News from our President, Laura K. Murray, Ph.D.
The National Museum of Language is a member of the International Network of Language Museums (INLM), a growing network of nearly 20 language museums from around the world. I attended the group’s most recent online meeting, which was held on June 20, 2023. The main topic was a presentation about Eurotales, an emerging museum based at the University of Rome, which is focused on languages spoken in Europe. The presentation was a collaboration of three scholars who are leading organizers of the Eurotales museum: Professor Nadia Cannata of the University of Rome (La Sapienza), and Professor Maia Wellington Gahtan of Kent State University Florence, and Professor Margaret Sonmez of Middle East Technical University, Ankara. The following report is based on my notes from this presentation, as well as some references noted at the end of the report.
EUROTALES is an acronym for the Linguistic Heritage Lab under development by CIVIS, a European Civic Community, with members at universities in Rome, Brussels, Athens, Paris, Bucharest, Madrid, Glasgow, and Ankara. CIVIS is supported with funding from the European Community. Eurotales is also used as the name for the museum, known formally as the Museum of the Voices of Europe. The primary organizers of the museum are all faculty members at either the University of Rome or universities of affiliated institutions. The University of Rome provides some limited exhibition space on its campus. However, the main work of the museum is its research and development of large databases relevant to their mission of studying and representing the tangible and intangible cultural heritage constituted by the multiple languages used in Europe in the past and at present.
Initially, the developers of this project considered how to conceptualize, visualize, and represent languages across space and time. They decided to focus on geographical spaces rather than individual languages, since Europe is a multilingual space, and few people are solely monolingual. After much thought, they decided to organize their data according to three categories.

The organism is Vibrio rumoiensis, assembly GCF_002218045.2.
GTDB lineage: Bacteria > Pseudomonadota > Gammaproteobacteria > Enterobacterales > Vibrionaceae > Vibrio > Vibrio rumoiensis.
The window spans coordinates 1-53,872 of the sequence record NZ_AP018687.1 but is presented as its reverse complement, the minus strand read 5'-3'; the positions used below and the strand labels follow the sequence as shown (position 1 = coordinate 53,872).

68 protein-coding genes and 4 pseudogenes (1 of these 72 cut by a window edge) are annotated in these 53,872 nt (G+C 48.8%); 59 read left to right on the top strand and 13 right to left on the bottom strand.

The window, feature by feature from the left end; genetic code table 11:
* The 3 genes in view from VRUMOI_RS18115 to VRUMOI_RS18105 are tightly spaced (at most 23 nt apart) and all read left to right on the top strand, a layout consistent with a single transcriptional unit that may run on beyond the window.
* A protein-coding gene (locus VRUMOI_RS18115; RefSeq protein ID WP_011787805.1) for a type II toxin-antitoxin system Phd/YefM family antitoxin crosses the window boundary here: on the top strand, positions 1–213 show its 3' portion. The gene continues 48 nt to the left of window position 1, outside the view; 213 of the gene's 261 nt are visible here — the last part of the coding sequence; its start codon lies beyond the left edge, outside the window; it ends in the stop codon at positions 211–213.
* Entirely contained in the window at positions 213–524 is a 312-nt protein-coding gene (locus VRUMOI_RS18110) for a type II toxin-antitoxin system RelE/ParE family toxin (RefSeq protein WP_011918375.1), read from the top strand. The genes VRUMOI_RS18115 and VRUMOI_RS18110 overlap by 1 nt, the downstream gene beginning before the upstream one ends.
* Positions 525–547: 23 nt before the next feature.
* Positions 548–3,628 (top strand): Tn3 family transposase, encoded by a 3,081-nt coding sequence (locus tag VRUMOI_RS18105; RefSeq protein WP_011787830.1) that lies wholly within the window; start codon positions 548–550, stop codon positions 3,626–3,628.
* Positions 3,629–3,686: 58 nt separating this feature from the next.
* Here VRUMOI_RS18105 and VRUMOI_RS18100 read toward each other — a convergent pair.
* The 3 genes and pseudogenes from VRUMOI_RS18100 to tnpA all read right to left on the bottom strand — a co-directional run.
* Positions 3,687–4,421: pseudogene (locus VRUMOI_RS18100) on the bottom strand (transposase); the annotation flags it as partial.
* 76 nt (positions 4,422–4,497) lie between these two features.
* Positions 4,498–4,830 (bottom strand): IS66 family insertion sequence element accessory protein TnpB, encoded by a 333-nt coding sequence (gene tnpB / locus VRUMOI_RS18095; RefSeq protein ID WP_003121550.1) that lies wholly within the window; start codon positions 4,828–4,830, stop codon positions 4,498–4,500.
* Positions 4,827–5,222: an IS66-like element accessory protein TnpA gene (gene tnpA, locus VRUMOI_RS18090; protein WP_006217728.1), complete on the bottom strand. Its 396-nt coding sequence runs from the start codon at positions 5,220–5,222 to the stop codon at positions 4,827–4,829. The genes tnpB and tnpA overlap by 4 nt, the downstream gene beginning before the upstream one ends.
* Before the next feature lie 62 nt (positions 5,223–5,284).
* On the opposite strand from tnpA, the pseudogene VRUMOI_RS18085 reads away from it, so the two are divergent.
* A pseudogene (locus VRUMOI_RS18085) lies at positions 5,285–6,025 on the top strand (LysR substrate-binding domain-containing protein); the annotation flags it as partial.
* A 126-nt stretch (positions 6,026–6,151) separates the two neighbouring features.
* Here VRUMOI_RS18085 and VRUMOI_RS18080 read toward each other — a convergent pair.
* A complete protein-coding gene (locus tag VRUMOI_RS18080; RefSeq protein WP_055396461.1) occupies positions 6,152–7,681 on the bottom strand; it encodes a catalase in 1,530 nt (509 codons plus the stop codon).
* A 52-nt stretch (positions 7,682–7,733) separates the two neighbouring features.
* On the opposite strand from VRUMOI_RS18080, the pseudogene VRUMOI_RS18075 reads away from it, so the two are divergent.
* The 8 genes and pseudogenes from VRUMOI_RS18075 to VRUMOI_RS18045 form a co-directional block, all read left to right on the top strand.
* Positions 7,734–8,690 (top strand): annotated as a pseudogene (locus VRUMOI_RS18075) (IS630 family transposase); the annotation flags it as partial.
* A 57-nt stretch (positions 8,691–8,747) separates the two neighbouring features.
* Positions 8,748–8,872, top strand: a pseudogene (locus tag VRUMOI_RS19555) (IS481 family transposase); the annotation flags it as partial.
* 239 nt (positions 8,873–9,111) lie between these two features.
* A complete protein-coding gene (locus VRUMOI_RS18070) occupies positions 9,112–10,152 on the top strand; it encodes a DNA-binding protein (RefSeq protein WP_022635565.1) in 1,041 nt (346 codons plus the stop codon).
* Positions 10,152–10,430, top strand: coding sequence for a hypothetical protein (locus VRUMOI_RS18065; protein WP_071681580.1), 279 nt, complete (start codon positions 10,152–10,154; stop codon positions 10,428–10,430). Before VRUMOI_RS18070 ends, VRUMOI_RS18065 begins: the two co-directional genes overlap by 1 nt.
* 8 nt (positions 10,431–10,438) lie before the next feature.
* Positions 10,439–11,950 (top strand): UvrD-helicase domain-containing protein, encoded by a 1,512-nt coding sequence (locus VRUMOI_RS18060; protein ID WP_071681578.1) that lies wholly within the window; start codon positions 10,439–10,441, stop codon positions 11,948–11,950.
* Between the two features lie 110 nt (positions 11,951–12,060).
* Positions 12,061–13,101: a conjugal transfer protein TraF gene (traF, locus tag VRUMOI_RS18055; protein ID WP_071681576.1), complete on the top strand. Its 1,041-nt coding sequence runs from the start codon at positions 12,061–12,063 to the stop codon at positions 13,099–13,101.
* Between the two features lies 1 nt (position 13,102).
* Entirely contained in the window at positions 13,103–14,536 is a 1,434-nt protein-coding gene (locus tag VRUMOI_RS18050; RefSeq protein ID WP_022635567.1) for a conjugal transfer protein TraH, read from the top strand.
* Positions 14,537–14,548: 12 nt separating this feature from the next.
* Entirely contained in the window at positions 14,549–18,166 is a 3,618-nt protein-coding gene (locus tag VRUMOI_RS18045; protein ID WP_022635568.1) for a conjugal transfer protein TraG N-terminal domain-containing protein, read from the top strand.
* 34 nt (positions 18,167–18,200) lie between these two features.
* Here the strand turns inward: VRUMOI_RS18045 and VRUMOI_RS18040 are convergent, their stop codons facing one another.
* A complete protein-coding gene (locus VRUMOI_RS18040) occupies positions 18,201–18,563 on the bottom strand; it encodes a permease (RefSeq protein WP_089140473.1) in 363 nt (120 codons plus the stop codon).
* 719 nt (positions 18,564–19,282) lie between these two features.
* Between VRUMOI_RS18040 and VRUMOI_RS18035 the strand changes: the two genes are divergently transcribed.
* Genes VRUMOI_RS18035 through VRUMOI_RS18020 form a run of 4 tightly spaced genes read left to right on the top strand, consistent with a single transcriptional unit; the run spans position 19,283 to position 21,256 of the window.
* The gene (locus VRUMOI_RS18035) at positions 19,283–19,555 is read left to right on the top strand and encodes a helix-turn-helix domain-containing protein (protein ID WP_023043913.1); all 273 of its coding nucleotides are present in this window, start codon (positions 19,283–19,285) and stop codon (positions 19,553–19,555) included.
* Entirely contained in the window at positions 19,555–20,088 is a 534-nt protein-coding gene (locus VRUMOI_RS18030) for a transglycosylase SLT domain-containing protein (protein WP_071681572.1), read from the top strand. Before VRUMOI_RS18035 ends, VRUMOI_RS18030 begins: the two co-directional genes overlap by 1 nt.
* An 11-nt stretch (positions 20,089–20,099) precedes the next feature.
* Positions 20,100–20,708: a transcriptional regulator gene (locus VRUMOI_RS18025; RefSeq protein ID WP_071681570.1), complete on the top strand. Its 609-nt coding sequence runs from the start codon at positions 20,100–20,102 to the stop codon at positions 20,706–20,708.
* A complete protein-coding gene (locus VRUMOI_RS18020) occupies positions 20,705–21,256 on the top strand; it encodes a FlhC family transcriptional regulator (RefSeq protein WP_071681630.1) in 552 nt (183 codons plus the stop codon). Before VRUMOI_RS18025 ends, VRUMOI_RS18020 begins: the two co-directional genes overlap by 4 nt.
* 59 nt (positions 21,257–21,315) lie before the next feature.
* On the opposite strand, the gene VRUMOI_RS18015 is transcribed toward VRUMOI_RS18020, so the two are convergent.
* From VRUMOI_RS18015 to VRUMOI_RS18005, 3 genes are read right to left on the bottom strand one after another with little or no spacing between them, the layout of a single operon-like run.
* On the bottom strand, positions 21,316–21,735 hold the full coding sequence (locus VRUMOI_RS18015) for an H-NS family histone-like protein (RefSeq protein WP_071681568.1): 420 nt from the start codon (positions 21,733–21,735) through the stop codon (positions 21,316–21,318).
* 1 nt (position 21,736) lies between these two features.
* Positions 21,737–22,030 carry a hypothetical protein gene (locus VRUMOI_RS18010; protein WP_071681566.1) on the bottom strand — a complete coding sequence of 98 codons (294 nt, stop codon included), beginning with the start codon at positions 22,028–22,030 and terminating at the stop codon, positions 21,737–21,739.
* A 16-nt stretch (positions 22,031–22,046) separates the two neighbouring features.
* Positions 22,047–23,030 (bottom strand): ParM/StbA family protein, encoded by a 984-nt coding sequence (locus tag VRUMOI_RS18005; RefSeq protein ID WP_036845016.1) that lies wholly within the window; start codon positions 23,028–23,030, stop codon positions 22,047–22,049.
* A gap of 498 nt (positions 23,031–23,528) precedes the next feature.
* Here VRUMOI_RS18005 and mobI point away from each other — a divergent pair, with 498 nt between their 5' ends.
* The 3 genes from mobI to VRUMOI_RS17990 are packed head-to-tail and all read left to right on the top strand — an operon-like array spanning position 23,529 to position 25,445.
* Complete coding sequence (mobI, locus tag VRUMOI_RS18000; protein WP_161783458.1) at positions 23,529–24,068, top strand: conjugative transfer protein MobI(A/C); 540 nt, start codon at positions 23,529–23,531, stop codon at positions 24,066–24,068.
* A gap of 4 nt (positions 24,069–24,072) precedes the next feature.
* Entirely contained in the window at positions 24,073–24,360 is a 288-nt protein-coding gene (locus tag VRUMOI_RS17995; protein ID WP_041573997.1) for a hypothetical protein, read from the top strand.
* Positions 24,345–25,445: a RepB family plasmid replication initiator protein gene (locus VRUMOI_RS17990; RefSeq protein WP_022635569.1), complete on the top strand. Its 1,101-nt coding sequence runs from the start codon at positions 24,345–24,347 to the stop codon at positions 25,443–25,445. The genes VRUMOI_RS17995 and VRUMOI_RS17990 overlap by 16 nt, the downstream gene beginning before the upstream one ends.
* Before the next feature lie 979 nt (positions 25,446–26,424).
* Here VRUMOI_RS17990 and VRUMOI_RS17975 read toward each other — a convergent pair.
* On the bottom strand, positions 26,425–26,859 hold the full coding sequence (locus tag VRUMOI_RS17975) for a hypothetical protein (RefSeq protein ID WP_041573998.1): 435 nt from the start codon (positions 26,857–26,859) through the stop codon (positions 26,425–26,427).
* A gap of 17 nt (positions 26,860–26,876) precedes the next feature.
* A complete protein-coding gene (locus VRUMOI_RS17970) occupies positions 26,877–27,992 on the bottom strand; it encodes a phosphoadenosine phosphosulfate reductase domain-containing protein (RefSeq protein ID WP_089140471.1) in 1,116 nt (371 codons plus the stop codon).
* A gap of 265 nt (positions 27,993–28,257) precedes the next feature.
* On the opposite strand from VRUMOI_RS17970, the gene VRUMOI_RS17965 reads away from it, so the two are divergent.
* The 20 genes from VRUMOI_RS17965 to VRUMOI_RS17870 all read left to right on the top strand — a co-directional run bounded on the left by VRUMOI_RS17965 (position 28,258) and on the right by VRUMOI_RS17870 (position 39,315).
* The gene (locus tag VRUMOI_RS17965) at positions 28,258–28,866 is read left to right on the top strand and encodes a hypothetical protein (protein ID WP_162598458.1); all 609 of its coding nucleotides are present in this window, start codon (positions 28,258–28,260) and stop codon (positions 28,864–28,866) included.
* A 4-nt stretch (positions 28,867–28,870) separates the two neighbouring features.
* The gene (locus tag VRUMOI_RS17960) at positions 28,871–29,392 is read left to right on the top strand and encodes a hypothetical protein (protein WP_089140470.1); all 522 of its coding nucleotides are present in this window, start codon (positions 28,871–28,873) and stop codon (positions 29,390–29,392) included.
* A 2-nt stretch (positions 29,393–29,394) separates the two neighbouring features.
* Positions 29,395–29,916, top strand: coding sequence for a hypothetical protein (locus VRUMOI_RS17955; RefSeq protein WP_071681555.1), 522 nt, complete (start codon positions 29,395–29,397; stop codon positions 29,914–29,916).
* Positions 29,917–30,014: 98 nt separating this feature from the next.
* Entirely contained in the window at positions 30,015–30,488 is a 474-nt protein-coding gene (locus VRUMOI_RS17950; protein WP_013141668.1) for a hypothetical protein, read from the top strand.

“Traces” are tangible representations of language, such are inscriptions on stone markers, monuments, objects, paintings, urban spaces, or any other tangible elements that may serve to retrace the history of language cultures in Europe. They may be considered the building blocks of an archeology of language.
“Resonances” from the past or the present store and collect the unique linguistic identity of individuals, either from historical research on famous individuals, or through interviews with members of the public. This part of the project focuses on collecting the “linguistic culture” of individuals, which may include their mother tongues as well as other languages that they know or use. The public as well as college students from the University of Rome and the affiliated universities are enlisted to assist in the collection of this data.
“Milestones” are items or events which are generally seen as fundamental to the history of any one language. These may be from ancient times and relatively recent times, such as the collapse of the Roman Empire, the unification of Germany in 1870, the first use of English in Parliament in 1362, canonical texts such as Beowulf, Chanson de Roland, etc.
The students who do much of the research for this project are enrolled in courses on museum management or related subjects, and they get course credit for the materials they develop. Students from outside of Rome get a one-week trip to Rome, paid for by the European Union, for a deeper dive into museum work. There is no payment for their work other than getting course credit or the trip to Rome.
The accumulation of this data is an ongoing project. These databases are considered the core “collection” of this museum. Examples of the “Traces” constitute the main body of the physical exhibits in Rome. To the extent that these databases are merged, individuals can explore connections on a website called @Diffuseum. However, the presenters admitted that they are behind on posting their data to their website, with one of the main problems being the massive amount of translation involved. Their goal is that all the data would be available in the original language, as well as in Italian and English.
There was much in this presentation that seemed relevant to our work at the National Museum of Language. First is their effort to cover a multitude of languages and cultures. Second, their effort to include intangible representations of language as the core of their collection, with very limited physical exhibits. Third, their development of a broad network of academic partners across Europe to contribute to their project. One major area of difference is that they have institutional and financial support for their project through their affiliation with multiple universities and the European Union.
Reported by Laura K. Murray
This one-page document is an excellent summary of the Eurotales project.
This is a reference to a chapter about the Eurotales museum written by Professors Cannata, Sonmez and Gahtan in a book published in 2019 under the title Museums of Language and the Display of Intangible Cultural Heritage.